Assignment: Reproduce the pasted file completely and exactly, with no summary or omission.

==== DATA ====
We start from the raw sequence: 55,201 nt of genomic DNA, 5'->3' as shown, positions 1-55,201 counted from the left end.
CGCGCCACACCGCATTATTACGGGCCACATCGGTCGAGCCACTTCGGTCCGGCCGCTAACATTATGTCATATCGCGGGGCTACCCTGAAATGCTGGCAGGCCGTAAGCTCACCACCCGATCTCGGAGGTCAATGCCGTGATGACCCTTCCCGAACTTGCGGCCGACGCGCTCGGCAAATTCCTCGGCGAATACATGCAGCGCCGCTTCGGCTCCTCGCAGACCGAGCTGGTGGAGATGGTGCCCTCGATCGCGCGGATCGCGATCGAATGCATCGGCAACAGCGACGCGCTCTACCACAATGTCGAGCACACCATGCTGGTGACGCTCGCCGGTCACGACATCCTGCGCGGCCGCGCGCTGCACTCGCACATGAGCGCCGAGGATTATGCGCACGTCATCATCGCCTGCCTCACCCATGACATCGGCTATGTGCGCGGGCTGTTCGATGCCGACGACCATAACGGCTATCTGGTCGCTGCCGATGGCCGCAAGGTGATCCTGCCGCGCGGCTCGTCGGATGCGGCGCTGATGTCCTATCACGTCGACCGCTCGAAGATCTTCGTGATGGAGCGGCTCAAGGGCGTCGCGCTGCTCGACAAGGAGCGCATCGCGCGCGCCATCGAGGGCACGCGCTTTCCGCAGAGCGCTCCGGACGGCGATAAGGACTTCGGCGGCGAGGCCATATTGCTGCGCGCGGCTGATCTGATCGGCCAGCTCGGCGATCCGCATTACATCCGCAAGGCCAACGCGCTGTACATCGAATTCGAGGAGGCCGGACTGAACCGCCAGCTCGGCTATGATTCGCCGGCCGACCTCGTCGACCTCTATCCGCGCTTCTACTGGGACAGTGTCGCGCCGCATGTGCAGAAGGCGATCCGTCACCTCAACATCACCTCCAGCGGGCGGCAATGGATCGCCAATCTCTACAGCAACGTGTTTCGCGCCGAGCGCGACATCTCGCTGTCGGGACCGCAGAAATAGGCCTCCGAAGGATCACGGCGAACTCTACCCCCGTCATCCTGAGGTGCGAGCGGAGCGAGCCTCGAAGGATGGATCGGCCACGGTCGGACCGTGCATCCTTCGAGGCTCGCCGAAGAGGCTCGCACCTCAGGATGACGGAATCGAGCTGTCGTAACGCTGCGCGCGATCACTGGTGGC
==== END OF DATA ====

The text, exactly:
We start from the raw sequence: 55,201 nt of genomic DNA, 5'->3' as shown, positions 1-55,201 counted from the left end.
CGCGCCACACCGCATTATTACGGGCCACATCGGTCGAGCCACTTCGGTCCGGCCGCTAACATTATGTCATATCGCGGGGCTACCCTGAAATGCTGGCAGGCCGTAAGCTCACCACCCGATCTCGGAGGTCAATGCCGTGATGACCCTTCCCGAACTTGCGGCCGACGCGCTCGGCAAATTCCTCGGCGAATACATGCAGCGCCGCTTCGGCTCCTCGCAGACCGAGCTGGTGGAGATGGTGCCCTCGATCGCGCGGATCGCGATCGAATGCATCGGCAACAGCGACGCGCTCTACCACAATGTCGAGCACACCATGCTGGTGACGCTCGCCGGTCACGACATCCTGCGCGGCCGCGCGCTGCACTCGCACATGAGCGCCGAGGATTATGCGCACGTCATCATCGCCTGCCTCACCCATGACATCGGCTATGTGCGCGGGCTGTTCGATGCCGACGACCATAACGGCTATCTGGTCGCTGCCGATGGCCGCAAGGTGATCCTGCCGCGCGGCTCGTCGGATGCGGCGCTGATGTCCTATCACGTCGACCGCTCGAAGATCTTCGTGATGGAGCGGCTCAAGGGCGTCGCGCTGCTCGACAAGGAGCGCATCGCGCGCGCCATCGAGGGCACGCGCTTTCCGCAGAGCGCTCCGGACGGCGATAAGGACTTCGGCGGCGAGGCCATATTGCTGCGCGCGGCTGATCTGATCGGCCAGCTCGGCGATCCGCATTACATCCGCAAGGCCAACGCGCTGTACATCGAATTCGAGGAGGCCGGACTGAACCGCCAGCTCGGCTATGATTCGCCGGCCGACCTCGTCGACCTCTATCCGCGCTTCTACTGGGACAGTGTCGCGCCGCATGTGCAGAAGGCGATCCGTCACCTCAACATCACCTCCAGCGGGCGGCAATGGATCGCCAATCTCTACAGCAACGTGTTTCGCGCCGAGCGCGACATCTCGCTGTCGGGACCGCAGAAATAGGCCTCCGAAGGATCACGGCGAACTCTACCCCCGTCATCCTGAGGTGCGAGCGGAGCGAGCCTCGAAGGATGGATCGGCCACGGTCGGACCGTGCATCCTTCGAGGCTCGCCGAAGAGGCTCGCACCTCAGGATGACGGAATCGAGCTGTCGTAACGCTGCGCGCGATCACTGGTGGC